I’m looking at buying a pair of Opuses for my next pair of skis, my only problem is that I’m quite short (5’5 135lbs) and the Opus doesn’t come shorter than a 178. I was wondering if that would be too much ski for me, since I can’t get the Opuses to demo until late March. If it’s not a great fit, would you be able to recommend any other playful powder skis around a 172 length?
    Thanks for any help.

    • marcel February 2, 2014 Reply

      I’m 5’5″ and 150 and had no problems handling the opus during some demo laps! you should be good to go with the 178. line skis measure short, the opus should be a good 3cm short tip to tail tape measurement

  38. Arndt February 5, 2014 Reply

    Hi!

    Great review. I just wanted to add: After two weeks of experience on the 192cm Opus – but having never used the shorter ones – I can add that I feel very comfortable skiing very fast on most conditions.

    In comparison to my K2 DarkSide they are not as floaty, but I have yet to experience very deep powder. I would assume that I will adjust the bindings position more backwards for that (now -3 cm, I think -4.5 or even -6 would be better).
    But they are very playful given the length of the skis, much easier to turn than my K2. And even in crud I had no problems at all.
    And I am just 5.84 tall…

    I will take them to the Monte Rosa backcountry in three weeks and can hopefully report on deep powder after that…

    Kind regards,

    Arndt

    • Arndt October 29, 2014 Reply

      I forgot to write the follow-up to my first post…

      Having used the opus on some very deep powder days (we had to hike up the first three days to our cabin (the orestes hut, great place to stay… http://www.oresteshuette.eu/eng/index.html) from 2100 to 2600 m because the cable cars weren’t running on the upper slopes due to excess snowfall ;-) ), I can say the I was not pleased on the first day.
      In very deep snow but not very steep conditions I had the problem that I had to put all my weight to my back to stop them from going under. On the first evening I reset the binding to my maximun (-6), and the next day all was fine.

      Yes, they are not as floaty (and “bouncy”…) as my DarkSide, but much more versatile and easier to steer.

  39. Mike February 7, 2014 Reply

    Hey guys,

    I am currently on the the 11/12 obsethed but am looking to upgrade to either the opus or the new moment bibby. I am on the east coast so those conditions are self explanatory but travel to the Austrian alps every year and like to slash in the powder and trees whenever given the chance. I want a one quiver ski that can be be used in all conditions and am torn between which would be the better choice. Can you also comment on the build quality of line opus as I have read they don’t hold up well and scratch easily. Which would you recommend. Thanks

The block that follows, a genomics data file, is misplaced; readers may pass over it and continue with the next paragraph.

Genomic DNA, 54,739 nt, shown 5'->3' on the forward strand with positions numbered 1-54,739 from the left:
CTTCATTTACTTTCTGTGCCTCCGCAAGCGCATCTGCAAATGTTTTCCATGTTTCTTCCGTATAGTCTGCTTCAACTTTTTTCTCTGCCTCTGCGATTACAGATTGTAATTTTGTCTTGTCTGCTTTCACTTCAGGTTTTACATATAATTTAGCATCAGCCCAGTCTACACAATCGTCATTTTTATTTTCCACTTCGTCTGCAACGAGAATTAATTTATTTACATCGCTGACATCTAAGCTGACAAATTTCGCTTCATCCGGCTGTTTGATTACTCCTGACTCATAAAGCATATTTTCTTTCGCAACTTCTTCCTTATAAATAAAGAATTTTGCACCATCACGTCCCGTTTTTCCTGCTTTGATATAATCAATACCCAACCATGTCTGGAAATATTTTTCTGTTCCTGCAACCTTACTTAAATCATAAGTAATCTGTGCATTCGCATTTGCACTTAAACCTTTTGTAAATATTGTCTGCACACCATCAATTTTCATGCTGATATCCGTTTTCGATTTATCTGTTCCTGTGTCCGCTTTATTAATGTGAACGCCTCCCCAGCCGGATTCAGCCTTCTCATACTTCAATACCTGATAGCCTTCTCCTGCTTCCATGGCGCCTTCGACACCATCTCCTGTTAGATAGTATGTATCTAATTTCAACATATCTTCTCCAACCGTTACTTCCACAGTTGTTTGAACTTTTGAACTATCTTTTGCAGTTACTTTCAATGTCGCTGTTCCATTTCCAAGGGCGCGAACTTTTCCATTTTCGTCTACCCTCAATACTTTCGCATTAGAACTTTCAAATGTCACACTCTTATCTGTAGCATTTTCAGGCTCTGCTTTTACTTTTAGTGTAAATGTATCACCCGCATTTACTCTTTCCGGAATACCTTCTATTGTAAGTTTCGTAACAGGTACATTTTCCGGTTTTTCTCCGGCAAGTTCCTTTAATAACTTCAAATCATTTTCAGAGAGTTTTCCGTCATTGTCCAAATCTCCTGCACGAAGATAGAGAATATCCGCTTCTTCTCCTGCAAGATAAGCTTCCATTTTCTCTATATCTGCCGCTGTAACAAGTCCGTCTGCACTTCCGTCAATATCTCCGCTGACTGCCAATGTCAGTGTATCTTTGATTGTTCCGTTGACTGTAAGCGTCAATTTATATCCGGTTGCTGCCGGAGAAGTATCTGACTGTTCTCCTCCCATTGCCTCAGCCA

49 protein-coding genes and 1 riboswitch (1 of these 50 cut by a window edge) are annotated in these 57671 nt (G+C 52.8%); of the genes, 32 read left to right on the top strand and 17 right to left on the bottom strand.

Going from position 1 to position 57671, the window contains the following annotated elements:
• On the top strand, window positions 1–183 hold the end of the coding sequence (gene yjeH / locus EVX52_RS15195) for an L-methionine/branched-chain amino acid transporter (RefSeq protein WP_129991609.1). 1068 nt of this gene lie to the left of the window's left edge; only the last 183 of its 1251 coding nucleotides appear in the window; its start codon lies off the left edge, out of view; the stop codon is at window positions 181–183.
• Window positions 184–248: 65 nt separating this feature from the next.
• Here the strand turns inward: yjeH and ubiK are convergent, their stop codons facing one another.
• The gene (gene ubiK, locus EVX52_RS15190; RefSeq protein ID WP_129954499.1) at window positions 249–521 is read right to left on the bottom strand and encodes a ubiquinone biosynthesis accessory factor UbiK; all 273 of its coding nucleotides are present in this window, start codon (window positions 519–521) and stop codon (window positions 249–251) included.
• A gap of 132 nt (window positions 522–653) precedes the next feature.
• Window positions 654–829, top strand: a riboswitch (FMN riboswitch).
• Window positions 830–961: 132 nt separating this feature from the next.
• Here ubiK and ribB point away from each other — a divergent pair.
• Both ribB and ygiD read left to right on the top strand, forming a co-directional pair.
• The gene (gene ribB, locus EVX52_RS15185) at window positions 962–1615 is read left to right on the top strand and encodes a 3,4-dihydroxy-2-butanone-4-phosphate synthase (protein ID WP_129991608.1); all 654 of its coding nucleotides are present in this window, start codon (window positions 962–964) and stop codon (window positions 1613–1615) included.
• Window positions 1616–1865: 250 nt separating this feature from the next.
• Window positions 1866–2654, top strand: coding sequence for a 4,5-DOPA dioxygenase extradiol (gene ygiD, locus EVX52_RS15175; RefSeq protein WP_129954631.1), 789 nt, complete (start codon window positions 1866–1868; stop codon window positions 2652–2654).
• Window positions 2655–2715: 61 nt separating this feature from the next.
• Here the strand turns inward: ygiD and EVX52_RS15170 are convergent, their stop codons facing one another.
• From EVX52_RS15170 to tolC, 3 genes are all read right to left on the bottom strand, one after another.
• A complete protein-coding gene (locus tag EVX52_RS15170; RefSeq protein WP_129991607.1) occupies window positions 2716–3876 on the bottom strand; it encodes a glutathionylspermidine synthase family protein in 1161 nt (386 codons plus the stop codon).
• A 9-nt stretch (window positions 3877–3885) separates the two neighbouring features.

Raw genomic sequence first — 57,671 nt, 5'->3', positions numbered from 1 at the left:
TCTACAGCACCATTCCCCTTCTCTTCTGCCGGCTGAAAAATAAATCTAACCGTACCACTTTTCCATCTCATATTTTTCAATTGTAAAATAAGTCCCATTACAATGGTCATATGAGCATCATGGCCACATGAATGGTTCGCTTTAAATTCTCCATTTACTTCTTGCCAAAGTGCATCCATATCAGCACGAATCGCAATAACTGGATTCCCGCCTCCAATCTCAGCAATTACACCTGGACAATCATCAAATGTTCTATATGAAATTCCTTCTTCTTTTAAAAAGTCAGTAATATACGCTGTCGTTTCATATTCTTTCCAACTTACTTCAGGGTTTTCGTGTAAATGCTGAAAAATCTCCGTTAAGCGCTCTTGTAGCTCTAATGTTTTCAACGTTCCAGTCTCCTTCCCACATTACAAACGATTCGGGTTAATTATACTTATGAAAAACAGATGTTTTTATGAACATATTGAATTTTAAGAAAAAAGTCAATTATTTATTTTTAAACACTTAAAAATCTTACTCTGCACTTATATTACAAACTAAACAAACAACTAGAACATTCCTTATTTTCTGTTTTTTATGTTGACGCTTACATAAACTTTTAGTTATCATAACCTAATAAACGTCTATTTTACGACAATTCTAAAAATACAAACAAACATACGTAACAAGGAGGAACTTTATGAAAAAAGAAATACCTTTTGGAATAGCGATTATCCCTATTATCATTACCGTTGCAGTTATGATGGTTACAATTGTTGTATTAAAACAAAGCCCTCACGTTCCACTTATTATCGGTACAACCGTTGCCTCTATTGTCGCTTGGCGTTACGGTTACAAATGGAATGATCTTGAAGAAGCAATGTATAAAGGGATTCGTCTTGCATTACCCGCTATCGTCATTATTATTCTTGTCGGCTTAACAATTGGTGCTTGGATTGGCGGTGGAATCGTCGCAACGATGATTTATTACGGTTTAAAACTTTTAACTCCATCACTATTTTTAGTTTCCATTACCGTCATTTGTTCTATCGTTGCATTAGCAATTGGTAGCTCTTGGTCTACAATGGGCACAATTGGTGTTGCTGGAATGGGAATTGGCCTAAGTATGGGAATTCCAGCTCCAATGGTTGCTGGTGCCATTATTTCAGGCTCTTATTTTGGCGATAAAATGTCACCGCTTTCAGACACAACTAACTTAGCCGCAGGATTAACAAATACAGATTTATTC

• Matija February 9, 2014 Reply

      I can only speak for Opus, as i have not ever riden obsethed, or bibby… The Opus feels very playful ; and while I use it all year round in alps and Croatia(mini Mountains, similar to east coast conditions), they do get a bit unstable at higher speed when not in consistent pow. If you like to charge and are more of a straightliner guy, I’d say Bibby. I like trees and throwing some spins, so Opus makes a great ski for me.

  40. Stefano March 26, 2014 Reply

    Hi, how do you compare the MPO with the Head Cyclic 115?

  41. MO April 2, 2014 Reply

    This was my first experience with these new (to me) wide “rocker” skis, but certainly not my first experience with Lake Tahoe’s spring skiing conditions.
    It took me all of two short runs to get used to these skis, and found they could handle anything I could throw at them with ease. Love the 185cm length, I am 5′ 6″ 175lbs former PSIA.
    So, I must concur with the other reviewers.
    The Mr Pollard’s Opus is the “Ron Popeil” of powder /soft snow all mountain skis.
    They dice, they slice, they rip powder, they mash the mashed potatoes, and kill the crud.
    Even when I accidentally ventured onto some icy bumps they maintained their stability. Whether on the steeps or on the groomers, the Opus turns effortlessly validating their “playful” character.
    I can’t wait to further evaluate these skis.
    -MO-

  42. Haydon May 1, 2014 Reply

    Hi there – love the reviews guys.

    As a family we have 3 sets of Lines but we don’t seem to have the bindings mounted in the correct place….

    I have a set of 11/12 Pollard Opus (red & white model) at a 185cm and have mounted them as per Line’s recommended point. Im an expert level skier and generally ski traditional mounting placement. I use these for Japan powder and have found that it always feels like I’m heading over the handlebars. I’m not interested in switch skiing so where should I re-mount to make them feel right?

    My son has a set of 12/13 Opus (black / red model) at 185cm. Same again – he’s an Advanced skier and isn’t into switch and over the handlebars is the feeling he gets. Where should he mount?

    My wife has a set of Celebrity 90 at 160cm. She’s an intermediate to advanced and spends most of her time on groomers and ventures into side country. She hasn’t used these yet due to a knee reco but I want to mount them so they feel traditional for her but also allow her to move into some powder trees next Japan season.

    Hopefully you can help.

    Cheers

    H

  43. Kevin September 3, 2014 Reply

    Hey Jason,